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The penultimate film by Charles Chaplin, A King in New York (1957) was the 68-year-old filmmaker's reaction to the inhospitable treatment he faced in the United States during the Communist witch hunts of the McCarthy Era. As did many left-leaning Hollywood celebrities, Chaplin openly supported Communist causes during World War II, and suddenly faced political persecution once the Cold War commenced and the Soviets were no longer America's allies. In 1952, Chaplin attended the New York premiere of his film Limelight, and immediately afterward departed to attend the European debut. Once his ship was at sea, however, U.S. Immigration officials notified the actor/director (who had never traded in his British papers for American citizenship) that his reentry permit had been revoked. He remained banished from the United States for twenty years.
A King in New York is a fantasy of what might have happened had Chaplin been allowed to return to the States after five years of exile. It is filled with fascinating references to Chaplin's own painful experiences, and is flavored by the aging filmmaker's curmudgeonly views of mid-century American pop culture.
After being ousted by a revolution in his homeland of Estrovia, King Igor Shadov (Chaplin) lands in Manhattan -- deprived of wealth and power -- to start his life anew. He is quickly surrounded by status-seekers still impressed by the exiled king's nobility. Shadov encounters a seemingly sophisticated woman, Ann Kay (Dawn Addams), only to find that she is a straight-talking television producer who is capitalizing on the King's notoriety to sell deodorant and toothpaste. He attempts to play along with this consumer-crazed society and even agrees to perform a commercial for an alcoholic beverage, but spoils the spot when he actually tastes the vile concoction.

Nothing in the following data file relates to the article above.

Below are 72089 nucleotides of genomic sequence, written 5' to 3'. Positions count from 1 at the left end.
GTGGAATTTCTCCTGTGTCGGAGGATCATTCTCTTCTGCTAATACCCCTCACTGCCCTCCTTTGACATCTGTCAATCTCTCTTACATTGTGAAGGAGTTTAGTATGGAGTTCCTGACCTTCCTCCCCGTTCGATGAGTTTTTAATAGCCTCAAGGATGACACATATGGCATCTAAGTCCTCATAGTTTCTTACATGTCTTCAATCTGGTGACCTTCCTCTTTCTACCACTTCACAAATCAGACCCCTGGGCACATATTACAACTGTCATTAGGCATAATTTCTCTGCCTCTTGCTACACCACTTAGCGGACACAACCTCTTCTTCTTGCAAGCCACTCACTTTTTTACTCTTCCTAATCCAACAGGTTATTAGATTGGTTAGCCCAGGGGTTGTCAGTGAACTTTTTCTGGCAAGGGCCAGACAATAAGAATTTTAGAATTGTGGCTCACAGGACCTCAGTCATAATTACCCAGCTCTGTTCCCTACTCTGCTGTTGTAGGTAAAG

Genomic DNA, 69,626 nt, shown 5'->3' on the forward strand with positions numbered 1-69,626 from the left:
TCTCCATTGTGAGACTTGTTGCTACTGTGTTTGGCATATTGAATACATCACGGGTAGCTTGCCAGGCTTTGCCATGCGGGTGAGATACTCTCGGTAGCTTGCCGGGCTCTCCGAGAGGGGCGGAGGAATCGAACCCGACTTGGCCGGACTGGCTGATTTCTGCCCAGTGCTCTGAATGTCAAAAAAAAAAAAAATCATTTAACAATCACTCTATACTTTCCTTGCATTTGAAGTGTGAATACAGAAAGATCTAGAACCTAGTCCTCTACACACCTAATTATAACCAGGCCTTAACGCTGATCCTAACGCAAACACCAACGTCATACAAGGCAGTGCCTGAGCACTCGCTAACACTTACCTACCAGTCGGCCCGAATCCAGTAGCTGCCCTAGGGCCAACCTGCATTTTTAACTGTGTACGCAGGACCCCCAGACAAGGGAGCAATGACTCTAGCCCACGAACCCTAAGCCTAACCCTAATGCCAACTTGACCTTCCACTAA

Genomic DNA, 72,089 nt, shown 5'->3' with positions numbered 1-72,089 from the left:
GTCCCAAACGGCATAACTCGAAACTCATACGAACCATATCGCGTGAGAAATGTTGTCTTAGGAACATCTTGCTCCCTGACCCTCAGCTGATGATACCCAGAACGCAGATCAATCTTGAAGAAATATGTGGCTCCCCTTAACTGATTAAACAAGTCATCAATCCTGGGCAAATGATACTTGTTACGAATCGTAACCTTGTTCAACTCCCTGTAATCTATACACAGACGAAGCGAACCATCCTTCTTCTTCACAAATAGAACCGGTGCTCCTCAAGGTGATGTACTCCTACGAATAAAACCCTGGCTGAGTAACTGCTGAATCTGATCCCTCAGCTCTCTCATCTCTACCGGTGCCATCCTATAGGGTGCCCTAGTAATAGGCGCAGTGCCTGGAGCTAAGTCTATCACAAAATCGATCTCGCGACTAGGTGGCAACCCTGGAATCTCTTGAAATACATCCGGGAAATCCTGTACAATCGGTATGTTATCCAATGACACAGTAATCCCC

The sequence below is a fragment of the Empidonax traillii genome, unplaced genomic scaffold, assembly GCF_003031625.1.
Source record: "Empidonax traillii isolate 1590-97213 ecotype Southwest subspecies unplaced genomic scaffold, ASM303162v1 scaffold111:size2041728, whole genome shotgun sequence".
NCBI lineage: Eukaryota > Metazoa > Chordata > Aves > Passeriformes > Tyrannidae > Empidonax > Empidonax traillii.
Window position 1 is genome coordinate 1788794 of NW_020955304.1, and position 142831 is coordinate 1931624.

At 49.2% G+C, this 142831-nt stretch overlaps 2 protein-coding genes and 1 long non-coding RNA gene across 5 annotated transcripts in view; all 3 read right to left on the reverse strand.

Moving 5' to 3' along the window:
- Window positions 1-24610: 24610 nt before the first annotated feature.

No stranger to social commentary, Chaplin had brilliantly skewered Adolf Hitler in The Great Dictator (1940) and had dramatized the madness of Modern Times (1936). With A King in New York, Chaplin returned to political satire, as Shadov is exposed to some of the most marvelous phenomena of 1950s America: CinemaScope, rock'n'roll and plastic surgery.
A few episodes of A King in New York were directly inspired by Chaplin's own difficult experiences, and these grim memories are envisioned as comedy, laced with more than a trace of bitterness. The scene in which King Shadov jests with reporters as he is being fingerprinted by American immigration officials was inspired by an incident when Chaplin was arrested in 1944 (ostensibly for violation of the Mann Act, but in reality as a form of harassment for his Communist affiliations). Photographers were invited to attend the fingerprinting, which resulted in public humiliation of the once-cherished actor/director. In another scene of King, Shadov is stalked by a sinister stranger, who is ultimately revealed as a mere autograph hunter, an incident that occurred in New York shortly before Chaplin left the United States.
In the course of Shadov's American tour, he visits a progressive children's school, where he befriends a young student, Rupert (played by Chaplin's son Michael). Rupert is an angry liberal, a radical socialist who preaches gloom and revolution to the even-tempered and tolerant Shadov. Because of his friendship with the child, Shadov is brought before the House Un-American Activities Committee (HUAC) and reduces the solemn proceedings to chaos when he becomes entangled with an unruly fire hose.